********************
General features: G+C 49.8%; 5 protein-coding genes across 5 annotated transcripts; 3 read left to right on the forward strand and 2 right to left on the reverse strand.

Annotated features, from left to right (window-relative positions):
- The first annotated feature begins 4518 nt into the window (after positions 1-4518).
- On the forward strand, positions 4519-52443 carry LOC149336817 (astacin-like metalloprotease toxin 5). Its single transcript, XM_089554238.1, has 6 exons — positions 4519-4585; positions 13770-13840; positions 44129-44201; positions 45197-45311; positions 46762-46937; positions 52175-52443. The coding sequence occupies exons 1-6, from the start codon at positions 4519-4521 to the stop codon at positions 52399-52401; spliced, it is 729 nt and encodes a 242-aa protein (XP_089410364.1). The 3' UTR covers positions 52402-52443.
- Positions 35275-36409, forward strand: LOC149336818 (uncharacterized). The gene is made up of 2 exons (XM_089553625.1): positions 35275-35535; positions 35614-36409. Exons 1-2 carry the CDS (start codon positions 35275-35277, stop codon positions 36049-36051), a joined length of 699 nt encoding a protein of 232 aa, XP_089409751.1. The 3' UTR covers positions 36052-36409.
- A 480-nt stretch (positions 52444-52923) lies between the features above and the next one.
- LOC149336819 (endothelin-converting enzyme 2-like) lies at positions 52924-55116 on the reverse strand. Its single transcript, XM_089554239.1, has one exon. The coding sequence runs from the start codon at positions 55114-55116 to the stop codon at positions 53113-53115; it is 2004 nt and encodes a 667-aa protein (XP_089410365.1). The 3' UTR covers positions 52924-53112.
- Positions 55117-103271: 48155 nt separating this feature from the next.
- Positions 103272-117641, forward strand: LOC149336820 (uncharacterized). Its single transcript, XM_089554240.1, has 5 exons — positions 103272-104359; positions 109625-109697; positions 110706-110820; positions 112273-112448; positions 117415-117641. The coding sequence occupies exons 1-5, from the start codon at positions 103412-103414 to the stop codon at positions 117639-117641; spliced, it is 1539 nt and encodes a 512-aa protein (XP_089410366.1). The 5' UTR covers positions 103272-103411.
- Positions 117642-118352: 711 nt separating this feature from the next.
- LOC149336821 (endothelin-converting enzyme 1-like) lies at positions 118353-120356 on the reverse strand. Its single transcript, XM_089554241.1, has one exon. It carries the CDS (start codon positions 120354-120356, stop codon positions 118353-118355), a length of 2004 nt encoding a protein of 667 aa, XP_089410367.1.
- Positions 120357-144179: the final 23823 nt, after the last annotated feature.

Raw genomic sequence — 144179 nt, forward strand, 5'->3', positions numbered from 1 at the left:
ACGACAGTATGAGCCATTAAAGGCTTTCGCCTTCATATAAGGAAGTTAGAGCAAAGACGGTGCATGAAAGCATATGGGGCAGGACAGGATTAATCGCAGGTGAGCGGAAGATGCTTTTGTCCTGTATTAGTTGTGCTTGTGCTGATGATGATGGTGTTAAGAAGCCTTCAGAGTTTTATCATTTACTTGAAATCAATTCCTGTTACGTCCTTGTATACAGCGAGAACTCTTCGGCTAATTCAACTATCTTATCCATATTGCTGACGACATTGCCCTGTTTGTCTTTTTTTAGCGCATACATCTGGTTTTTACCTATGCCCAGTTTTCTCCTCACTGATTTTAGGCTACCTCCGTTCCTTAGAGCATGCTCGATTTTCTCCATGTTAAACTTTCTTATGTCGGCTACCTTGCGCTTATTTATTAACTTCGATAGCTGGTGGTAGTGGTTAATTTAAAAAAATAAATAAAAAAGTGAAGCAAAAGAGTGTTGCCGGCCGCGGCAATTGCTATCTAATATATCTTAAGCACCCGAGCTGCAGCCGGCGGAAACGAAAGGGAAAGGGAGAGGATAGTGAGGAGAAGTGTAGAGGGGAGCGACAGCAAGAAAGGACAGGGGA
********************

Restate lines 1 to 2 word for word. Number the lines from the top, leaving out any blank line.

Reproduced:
General features: G+C 49.8%; 5 protein-coding genes across 5 annotated transcripts; 3 read left to right on the forward strand and 2 right to left on the reverse strand.

Annotated features, from left to right (window-relative positions):